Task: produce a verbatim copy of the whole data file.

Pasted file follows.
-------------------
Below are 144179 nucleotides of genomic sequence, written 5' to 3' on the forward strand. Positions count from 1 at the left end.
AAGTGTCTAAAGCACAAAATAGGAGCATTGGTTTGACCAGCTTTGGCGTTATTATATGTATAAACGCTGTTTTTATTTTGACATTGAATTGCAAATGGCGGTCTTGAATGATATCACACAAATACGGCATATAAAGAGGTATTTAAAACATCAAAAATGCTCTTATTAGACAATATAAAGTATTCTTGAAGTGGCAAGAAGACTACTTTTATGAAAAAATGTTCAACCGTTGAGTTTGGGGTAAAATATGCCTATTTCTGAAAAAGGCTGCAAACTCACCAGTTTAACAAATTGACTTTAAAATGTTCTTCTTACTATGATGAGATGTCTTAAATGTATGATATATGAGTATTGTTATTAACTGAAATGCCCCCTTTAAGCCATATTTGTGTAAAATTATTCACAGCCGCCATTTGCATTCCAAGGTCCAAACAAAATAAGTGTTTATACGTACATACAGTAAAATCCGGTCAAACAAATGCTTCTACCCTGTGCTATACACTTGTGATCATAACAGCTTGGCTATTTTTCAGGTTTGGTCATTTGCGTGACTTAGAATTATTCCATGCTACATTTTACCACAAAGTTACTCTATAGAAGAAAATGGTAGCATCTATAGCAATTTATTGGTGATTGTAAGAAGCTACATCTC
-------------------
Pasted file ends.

Below are 144179 nucleotides of genomic sequence, written 5' to 3' on the forward strand. Positions count from 1 at the left end.
AAGTGTCTAAAGCACAAAATAGGAGCATTGGTTTGACCAGCTTTGGCGTTATTATATGTATAAACGCTGTTTTTATTTTGACATTGAATTGCAAATGGCGGTCTTGAATGATATCACACAAATACGGCATATAAAGAGGTATTTAAAACATCAAAAATGCTCTTATTAGACAATATAAAGTATTCTTGAAGTGGCAAGAAGACTACTTTTATGAAAAAATGTTCAACCGTTGAGTTTGGGGTAAAATATGCCTATTTCTGAAAAAGGCTGCAAACTCACCAGTTTAACAAATTGACTTTAAAATGTTCTTCTTACTATGATGAGATGTCTTAAATGTATGATATATGAGTATTGTTATTAACTGAAATGCCCCCTTTAAGCCATATTTGTGTAAAATTATTCACAGCCGCCATTTGCATTCCAAGGTCCAAACAAAATAAGTGTTTATACGTACATACAGTAAAATCCGGTCAAACAAATGCTTCTACCCTGTGCTATACACTTGTGATCATAACAGCTTGGCTATTTTTCAGGTTTGGTCATTTGCGTGACTTAGAATTATTCCATGCTACATTTTACCACAAAGTTACTCTATAGAAGAAAATGGTAGCATCTATAGCAATTTATTGGTGATTGTAAGAAGCTACATCTC